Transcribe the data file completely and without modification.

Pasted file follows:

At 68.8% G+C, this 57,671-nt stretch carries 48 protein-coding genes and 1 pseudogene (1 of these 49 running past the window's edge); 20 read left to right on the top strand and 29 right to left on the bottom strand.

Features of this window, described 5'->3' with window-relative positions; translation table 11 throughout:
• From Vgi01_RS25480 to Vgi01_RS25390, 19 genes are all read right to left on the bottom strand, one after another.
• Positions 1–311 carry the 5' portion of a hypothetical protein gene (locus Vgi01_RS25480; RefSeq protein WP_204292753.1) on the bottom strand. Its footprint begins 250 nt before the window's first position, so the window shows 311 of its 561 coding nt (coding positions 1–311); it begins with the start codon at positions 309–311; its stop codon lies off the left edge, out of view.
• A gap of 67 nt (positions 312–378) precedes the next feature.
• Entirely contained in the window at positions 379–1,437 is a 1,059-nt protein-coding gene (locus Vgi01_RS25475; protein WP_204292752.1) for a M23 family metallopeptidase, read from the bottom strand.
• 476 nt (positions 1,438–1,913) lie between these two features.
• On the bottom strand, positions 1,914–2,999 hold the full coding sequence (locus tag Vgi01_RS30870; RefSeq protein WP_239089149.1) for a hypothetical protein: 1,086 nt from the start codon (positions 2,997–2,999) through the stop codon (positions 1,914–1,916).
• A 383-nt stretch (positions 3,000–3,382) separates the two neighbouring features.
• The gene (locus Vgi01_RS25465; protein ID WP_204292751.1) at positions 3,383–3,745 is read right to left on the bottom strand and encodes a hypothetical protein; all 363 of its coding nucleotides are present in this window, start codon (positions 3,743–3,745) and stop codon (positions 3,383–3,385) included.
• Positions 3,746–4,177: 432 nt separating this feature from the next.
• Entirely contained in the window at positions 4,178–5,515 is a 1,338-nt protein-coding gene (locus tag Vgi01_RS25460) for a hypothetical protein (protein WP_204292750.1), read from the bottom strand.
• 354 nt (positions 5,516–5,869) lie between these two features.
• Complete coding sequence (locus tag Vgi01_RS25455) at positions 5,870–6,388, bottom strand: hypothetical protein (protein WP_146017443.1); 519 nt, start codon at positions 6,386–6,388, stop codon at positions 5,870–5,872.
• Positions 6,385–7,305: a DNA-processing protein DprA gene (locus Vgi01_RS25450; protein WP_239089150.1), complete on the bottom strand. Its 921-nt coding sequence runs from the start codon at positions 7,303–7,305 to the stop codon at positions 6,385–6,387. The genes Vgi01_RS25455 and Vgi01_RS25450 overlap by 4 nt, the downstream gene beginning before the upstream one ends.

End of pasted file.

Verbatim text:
At 68.8% G+C, this 57,671-nt stretch carries 48 protein-coding genes and 1 pseudogene (1 of these 49 running past the window's edge); 20 read left to right on the top strand and 29 right to left on the bottom strand.

Features of this window, described 5'->3' with window-relative positions; translation table 11 throughout:
• From Vgi01_RS25480 to Vgi01_RS25390, 19 genes are all read right to left on the bottom strand, one after another.
• Positions 1–311 carry the 5' portion of a hypothetical protein gene (locus Vgi01_RS25480; RefSeq protein WP_204292753.1) on the bottom strand. Its footprint begins 250 nt before the window's first position, so the window shows 311 of its 561 coding nt (coding positions 1–311); it begins with the start codon at positions 309–311; its stop codon lies off the left edge, out of view.
• A gap of 67 nt (positions 312–378) precedes the next feature.
• Entirely contained in the window at positions 379–1,437 is a 1,059-nt protein-coding gene (locus Vgi01_RS25475; protein WP_204292752.1) for a M23 family metallopeptidase, read from the bottom strand.
• 476 nt (positions 1,438–1,913) lie between these two features.
• On the bottom strand, positions 1,914–2,999 hold the full coding sequence (locus tag Vgi01_RS30870; RefSeq protein WP_239089149.1) for a hypothetical protein: 1,086 nt from the start codon (positions 2,997–2,999) through the stop codon (positions 1,914–1,916).
• A 383-nt stretch (positions 3,000–3,382) separates the two neighbouring features.
• The gene (locus Vgi01_RS25465; protein ID WP_204292751.1) at positions 3,383–3,745 is read right to left on the bottom strand and encodes a hypothetical protein; all 363 of its coding nucleotides are present in this window, start codon (positions 3,743–3,745) and stop codon (positions 3,383–3,385) included.
• Positions 3,746–4,177: 432 nt separating this feature from the next.
• Entirely contained in the window at positions 4,178–5,515 is a 1,338-nt protein-coding gene (locus tag Vgi01_RS25460) for a hypothetical protein (protein WP_204292750.1), read from the bottom strand.
• 354 nt (positions 5,516–5,869) lie between these two features.
• Complete coding sequence (locus tag Vgi01_RS25455) at positions 5,870–6,388, bottom strand: hypothetical protein (protein WP_146017443.1); 519 nt, start codon at positions 6,386–6,388, stop codon at positions 5,870–5,872.
• Positions 6,385–7,305: a DNA-processing protein DprA gene (locus Vgi01_RS25450; protein WP_239089150.1), complete on the bottom strand. Its 921-nt coding sequence runs from the start codon at positions 7,303–7,305 to the stop codon at positions 6,385–6,387. The genes Vgi01_RS25455 and Vgi01_RS25450 overlap by 4 nt, the downstream gene beginning before the upstream one ends.